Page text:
‘Green Light’ for EUFOR Mission in Central African Republic

Written by | Friday, April 4th, 2014

Having been delayed for a couple of months, the European Union has finally approved a EUFOR mission in the Central African Republic (CAR), which will consist of approximately 1,000 EU soldiers. Those will come to support 6,000 African and 2,000 French soldiers who are already on the ground. Although the EU is not generally supportive of military interventions on the African continent and as such, it has succumbed to the French pressure to launch a European mission in CAR. The official launch of the mission was announced at the high-profile EU-Africa Summit which is currently taking place in Brussels.
The main objective of the EUFOR RCA, as the mission is officially called, is to provide a temporary support for the building of a secure environment in the Bangui area. It is envisaged that African partners will, at a later stage, eventually take over the entire mission. In mid-March, EU foreign ministers stipulated that there had been a need to hasten preparations of the CSDP-EUFOR CAR mission so that it could be implemented as soon as possible. France, being the major driver behind this endeavour, was rather outraged at several EU member states which had been protracting their financial, logistical, or personnel obligations with respect to the mission. In the end, “big” EU members supported Paris and acted in accordance with EU commitments.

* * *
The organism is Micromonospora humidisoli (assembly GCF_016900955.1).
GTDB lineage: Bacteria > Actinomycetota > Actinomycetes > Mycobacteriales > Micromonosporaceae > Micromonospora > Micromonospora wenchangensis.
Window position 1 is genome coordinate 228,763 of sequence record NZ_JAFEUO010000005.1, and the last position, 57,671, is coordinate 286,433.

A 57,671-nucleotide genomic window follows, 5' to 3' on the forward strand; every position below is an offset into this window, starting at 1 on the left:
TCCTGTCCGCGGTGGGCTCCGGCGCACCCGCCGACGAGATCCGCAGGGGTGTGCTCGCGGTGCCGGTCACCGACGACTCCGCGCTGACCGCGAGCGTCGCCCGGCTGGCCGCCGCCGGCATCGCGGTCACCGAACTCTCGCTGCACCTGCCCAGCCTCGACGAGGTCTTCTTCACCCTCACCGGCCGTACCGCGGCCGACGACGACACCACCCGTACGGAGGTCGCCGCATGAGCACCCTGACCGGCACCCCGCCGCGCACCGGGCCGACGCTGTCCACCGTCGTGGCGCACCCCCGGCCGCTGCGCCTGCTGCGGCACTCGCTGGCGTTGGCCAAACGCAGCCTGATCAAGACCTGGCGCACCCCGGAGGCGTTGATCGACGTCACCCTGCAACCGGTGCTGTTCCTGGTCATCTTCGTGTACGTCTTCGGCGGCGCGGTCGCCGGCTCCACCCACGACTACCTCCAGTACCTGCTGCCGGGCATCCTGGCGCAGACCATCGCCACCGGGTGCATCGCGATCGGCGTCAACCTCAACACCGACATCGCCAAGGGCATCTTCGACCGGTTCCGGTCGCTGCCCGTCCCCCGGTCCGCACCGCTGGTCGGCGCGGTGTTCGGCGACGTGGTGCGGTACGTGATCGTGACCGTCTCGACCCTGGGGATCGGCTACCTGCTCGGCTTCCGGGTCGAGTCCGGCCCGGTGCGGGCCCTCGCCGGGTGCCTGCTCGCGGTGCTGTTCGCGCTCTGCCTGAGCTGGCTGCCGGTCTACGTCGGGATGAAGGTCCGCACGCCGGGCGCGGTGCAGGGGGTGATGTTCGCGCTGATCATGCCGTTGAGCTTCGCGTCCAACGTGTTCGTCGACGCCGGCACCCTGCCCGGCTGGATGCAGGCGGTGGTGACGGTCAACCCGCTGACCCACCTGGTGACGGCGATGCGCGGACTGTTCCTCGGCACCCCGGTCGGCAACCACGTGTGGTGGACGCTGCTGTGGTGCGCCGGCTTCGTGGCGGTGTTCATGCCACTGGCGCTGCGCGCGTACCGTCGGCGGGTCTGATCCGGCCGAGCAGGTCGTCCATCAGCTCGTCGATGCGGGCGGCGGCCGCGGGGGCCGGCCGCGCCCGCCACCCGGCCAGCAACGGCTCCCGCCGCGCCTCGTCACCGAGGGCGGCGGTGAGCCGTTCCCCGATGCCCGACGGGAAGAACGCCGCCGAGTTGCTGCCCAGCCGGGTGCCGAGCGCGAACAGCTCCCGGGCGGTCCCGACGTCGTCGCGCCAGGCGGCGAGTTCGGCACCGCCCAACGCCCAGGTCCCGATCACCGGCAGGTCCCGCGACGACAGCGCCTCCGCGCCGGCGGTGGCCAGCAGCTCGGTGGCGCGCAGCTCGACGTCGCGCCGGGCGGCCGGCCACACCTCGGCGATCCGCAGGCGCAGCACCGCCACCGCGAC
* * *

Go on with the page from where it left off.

According to a press release, the CAR mission will include up to 1,000 soldiers led by France’s Major-General Philippe Ponties who will serve as EU Operation Commander. The cost of the operation is estimated to hover at around 25.9 million EUR for the preparatory stage only, while the cost for the entire mission is not yet determined. The mission has a mandate of up to half a year starting from the point when it obtains full operational capacity. So far it is not known which EU countries will send soldiers, but Germany has already declared it would send none.

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